Inaugural Poet Selected: Elizabeth Alexander
After a hiatus of more than a decade, poetry is returning to the inauguration of the American president.
The Joint Congressional Committee on Inaugural Ceremonies announced today that Elizabeth Alexander, a prize-winning poet at Yale University who grew up in Washington, will read at the swearing in next month of President-elect Barack Obama.
It is the first time that “poetry’s old-fashioned praise,” as Robert Frost called it, will be featured at the ceremony since Bill Clinton's second swearing in back in 1997.
Alexander, 45, would be only the fourth poet to read at a swearing in after Frost, who read at John F. Kennedy’s in 1961; Maya Angelou, who read at Clinton’s in 1993; and Miller Williams, who read in 1997, according to government officials.
Her Web site describes Alexander this way:
She is the author of four books of poems, The Venus Hottentot, Body of Life, Antebellum Dream Book, and American Sublime, which was one of three finalists for the 2005 Pulitzer Prize. She is also a scholar of African-American literature and culture and recently published a collection of essays, The Black Interior. She has read her work across the U.S. and in Europe, the Caribbean, and South America, and her poetry, short stories, and critical prose have been published in dozens of periodicals and anthologies. She has received many grants and honors, most recently the Alphonse Fletcher, Sr. Fellowship for work that “contributes to improving race relations in American society and furthers the broad social goals of the U.S. Supreme Court’s Brown v. Board of Education decision of 1954,” and the 2007 Jackson Prize for Poetry, awarded by Poets and Writers. She is a professor at Yale University, and for the academic year 2007-2008 she is a fellow at the Radcliffe Institute for Advanced Study at Harvard University.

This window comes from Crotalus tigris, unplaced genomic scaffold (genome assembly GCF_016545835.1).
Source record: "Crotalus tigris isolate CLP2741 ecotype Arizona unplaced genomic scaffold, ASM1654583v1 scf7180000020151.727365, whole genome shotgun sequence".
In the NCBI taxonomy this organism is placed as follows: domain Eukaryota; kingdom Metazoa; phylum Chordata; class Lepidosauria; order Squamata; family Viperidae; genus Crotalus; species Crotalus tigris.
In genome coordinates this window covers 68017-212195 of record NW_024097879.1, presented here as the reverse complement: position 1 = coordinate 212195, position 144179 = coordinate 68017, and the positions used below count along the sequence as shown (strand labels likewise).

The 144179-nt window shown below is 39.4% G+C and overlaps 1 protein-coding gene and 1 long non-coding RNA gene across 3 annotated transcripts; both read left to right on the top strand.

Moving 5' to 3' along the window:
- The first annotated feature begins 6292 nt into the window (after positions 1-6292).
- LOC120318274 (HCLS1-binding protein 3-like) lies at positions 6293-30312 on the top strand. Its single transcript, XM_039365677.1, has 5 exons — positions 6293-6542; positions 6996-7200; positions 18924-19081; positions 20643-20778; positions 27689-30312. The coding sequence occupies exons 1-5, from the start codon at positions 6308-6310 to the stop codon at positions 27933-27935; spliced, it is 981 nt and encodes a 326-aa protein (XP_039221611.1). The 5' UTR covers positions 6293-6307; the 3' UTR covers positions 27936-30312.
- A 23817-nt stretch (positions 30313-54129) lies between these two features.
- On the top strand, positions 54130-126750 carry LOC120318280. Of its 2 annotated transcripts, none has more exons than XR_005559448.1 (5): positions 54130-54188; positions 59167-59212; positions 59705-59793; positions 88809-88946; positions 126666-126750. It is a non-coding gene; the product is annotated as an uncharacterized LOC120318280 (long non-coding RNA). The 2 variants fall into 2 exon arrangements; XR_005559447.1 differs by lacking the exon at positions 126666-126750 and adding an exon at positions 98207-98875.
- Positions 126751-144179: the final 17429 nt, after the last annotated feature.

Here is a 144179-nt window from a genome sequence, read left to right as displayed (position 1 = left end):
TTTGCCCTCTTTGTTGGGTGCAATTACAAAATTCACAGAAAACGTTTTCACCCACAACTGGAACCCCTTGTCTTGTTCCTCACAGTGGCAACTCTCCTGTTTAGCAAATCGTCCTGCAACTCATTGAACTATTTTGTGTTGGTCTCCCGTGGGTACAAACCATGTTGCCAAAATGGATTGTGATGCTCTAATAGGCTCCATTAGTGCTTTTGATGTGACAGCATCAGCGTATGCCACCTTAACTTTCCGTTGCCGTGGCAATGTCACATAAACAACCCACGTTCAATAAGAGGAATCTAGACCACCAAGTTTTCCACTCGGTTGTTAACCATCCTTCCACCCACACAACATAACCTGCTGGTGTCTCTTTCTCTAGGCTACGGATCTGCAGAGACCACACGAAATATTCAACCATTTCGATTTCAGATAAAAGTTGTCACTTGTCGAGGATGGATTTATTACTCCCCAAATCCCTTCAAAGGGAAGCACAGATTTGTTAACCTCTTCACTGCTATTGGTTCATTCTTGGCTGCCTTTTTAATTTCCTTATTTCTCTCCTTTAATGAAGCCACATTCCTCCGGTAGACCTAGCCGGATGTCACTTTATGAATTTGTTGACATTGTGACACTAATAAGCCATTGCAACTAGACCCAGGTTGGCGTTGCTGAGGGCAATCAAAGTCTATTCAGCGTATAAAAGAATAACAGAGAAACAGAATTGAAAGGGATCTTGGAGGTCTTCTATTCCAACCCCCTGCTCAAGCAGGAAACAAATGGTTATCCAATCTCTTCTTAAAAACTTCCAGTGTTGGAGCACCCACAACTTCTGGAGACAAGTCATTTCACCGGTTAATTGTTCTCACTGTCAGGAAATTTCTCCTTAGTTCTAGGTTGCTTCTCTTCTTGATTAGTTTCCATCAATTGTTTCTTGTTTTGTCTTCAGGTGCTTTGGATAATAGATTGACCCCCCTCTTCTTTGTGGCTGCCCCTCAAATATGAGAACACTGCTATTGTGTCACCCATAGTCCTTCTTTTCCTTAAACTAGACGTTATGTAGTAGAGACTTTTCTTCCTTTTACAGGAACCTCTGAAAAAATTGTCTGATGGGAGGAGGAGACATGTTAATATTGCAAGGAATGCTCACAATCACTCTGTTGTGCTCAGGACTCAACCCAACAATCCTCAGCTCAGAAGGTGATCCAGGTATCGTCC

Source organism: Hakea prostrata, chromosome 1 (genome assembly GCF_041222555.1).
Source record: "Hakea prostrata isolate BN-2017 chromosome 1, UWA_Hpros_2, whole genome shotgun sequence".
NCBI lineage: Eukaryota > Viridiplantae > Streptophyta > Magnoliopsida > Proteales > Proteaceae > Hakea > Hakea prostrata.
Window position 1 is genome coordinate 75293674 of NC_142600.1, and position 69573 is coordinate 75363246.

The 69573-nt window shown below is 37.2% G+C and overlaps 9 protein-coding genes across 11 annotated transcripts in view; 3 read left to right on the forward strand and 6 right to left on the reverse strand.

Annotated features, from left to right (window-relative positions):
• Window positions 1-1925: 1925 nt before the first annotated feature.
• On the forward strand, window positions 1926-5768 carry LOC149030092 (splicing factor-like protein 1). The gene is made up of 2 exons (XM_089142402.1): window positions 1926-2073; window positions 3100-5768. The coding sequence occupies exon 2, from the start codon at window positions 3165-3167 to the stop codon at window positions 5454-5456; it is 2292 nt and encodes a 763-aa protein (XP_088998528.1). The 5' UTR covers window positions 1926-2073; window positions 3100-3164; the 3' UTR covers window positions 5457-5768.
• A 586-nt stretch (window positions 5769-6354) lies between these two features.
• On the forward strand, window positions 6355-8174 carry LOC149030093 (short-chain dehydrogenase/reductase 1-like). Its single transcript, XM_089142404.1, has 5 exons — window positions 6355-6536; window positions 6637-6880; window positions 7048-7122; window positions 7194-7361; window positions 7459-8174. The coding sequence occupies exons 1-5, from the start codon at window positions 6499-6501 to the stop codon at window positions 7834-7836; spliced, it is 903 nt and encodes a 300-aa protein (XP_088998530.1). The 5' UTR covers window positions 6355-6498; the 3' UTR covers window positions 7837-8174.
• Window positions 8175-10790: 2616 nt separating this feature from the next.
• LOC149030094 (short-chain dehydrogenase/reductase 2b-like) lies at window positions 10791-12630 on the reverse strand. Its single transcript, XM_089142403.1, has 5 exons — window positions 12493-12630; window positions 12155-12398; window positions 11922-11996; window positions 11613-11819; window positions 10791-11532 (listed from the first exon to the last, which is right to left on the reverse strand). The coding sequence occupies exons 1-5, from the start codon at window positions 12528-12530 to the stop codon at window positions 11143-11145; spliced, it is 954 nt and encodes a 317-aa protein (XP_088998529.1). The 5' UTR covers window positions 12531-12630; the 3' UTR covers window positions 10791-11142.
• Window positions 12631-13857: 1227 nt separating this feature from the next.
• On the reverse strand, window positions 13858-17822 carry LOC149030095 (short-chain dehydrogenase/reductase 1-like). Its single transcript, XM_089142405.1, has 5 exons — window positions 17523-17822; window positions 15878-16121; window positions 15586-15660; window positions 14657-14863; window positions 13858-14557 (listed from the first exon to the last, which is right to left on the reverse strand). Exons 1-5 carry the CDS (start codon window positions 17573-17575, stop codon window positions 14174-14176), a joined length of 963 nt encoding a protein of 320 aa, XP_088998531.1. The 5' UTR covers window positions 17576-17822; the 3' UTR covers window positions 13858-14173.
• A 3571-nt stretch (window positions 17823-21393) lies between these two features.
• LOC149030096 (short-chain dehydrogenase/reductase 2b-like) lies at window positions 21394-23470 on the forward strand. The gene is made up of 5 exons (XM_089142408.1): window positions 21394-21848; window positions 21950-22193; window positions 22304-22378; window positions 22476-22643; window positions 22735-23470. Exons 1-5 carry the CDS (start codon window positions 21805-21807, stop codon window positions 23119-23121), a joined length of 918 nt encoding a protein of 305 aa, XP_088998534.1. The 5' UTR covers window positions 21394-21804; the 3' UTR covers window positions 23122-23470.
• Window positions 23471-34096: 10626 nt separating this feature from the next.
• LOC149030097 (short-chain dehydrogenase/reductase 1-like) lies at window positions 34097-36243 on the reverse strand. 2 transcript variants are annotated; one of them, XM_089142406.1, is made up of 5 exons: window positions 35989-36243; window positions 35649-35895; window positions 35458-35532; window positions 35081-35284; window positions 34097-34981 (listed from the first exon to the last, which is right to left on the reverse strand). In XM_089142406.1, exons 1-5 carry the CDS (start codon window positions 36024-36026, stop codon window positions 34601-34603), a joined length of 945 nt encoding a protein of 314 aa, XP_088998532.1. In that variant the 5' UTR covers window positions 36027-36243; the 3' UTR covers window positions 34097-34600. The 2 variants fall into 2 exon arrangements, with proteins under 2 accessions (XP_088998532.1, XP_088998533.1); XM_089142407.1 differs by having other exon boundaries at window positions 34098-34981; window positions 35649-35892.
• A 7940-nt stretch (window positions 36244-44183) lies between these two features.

You can read a selection of Alexander's poems on her web site -- or read one, "Ars Poetica #100: I Believe," below.
Ars Poetica #100: I Believe
Poetry, I tell my students,
is idiosyncratic. Poetry
is where we are ourselves,
(though Sterling Brown said
“Every ‘I’ is a dramatic ‘I’”)
digging in the clam flats
for the shell that snaps,
emptying the proverbial pocketbook.
Poetry is what you find
in the dirt in the corner,
overhear on the bus, God
in the details, the only way
to get from here to there.
Poetry (and now my voice is rising)
is not all love, love, love,
and I’m sorry the dog died.
Poetry (here I hear myself loudest)
is the human voice,
and are we not of interest to each other?
Alexander also has audio available on her web site.
-- By Michael E. Ruane
David A Nakamura
December 17, 2008; 1:05 PM ET
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